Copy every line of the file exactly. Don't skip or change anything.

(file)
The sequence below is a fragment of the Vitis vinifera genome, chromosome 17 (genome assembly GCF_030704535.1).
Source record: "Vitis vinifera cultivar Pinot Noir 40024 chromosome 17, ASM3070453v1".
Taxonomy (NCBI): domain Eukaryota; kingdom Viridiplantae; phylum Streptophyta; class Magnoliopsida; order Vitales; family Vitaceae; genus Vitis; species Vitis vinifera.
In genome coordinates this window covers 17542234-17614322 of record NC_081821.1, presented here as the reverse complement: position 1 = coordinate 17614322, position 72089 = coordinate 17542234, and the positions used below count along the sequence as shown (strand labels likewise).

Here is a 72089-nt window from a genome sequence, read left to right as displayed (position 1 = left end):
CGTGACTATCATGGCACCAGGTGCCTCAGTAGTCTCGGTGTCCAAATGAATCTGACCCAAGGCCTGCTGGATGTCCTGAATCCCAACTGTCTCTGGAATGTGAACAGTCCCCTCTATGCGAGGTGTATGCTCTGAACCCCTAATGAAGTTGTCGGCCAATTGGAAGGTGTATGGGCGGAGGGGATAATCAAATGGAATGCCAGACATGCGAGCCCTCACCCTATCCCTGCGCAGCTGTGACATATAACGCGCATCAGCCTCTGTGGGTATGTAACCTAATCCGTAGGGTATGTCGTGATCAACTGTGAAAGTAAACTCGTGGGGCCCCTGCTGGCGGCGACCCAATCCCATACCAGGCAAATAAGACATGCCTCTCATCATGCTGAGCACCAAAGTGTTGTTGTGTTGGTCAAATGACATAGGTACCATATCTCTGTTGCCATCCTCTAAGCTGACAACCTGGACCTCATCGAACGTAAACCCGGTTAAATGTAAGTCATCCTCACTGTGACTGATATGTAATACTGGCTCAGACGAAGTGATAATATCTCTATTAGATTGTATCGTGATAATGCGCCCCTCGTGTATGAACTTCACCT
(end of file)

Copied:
The sequence below is a fragment of the Vitis vinifera genome, chromosome 17 (genome assembly GCF_030704535.1).
Source record: "Vitis vinifera cultivar Pinot Noir 40024 chromosome 17, ASM3070453v1".
Taxonomy (NCBI): domain Eukaryota; kingdom Viridiplantae; phylum Streptophyta; class Magnoliopsida; order Vitales; family Vitaceae; genus Vitis; species Vitis vinifera.
In genome coordinates this window covers 17542234-17614322 of record NC_081821.1, presented here as the reverse complement: position 1 = coordinate 17614322, position 72089 = coordinate 17542234, and the positions used below count along the sequence as shown (strand labels likewise).

Here is a 72089-nt window from a genome sequence, read left to right as displayed (position 1 = left end):
CGTGACTATCATGGCACCAGGTGCCTCAGTAGTCTCGGTGTCCAAATGAATCTGACCCAAGGCCTGCTGGATGTCCTGAATCCCAACTGTCTCTGGAATGTGAACAGTCCCCTCTATGCGAGGTGTATGCTCTGAACCCCTAATGAAGTTGTCGGCCAATTGGAAGGTGTATGGGCGGAGGGGATAATCAAATGGAATGCCAGACATGCGAGCCCTCACCCTATCCCTGCGCAGCTGTGACATATAACGCGCATCAGCCTCTGTGGGTATGTAACCTAATCCGTAGGGTATGTCGTGATCAACTGTGAAAGTAAACTCGTGGGGCCCCTGCTGGCGGCGACCCAATCCCATACCAGGCAAATAAGACATGCCTCTCATCATGCTGAGCACCAAAGTGTTGTTGTGTTGGTCAAATGACATAGGTACCATATCTCTGTTGCCATCCTCTAAGCTGACAACCTGGACCTCATCGAACGTAAACCCGGTTAAATGTAAGTCATCCTCACTGTGACTGATATGTAATACTGGCTCAGACGAAGTGATAATATCTCTATTAGATTGTATCGTGATAATGCGCCCCTCGTGTATGAACTTCACCT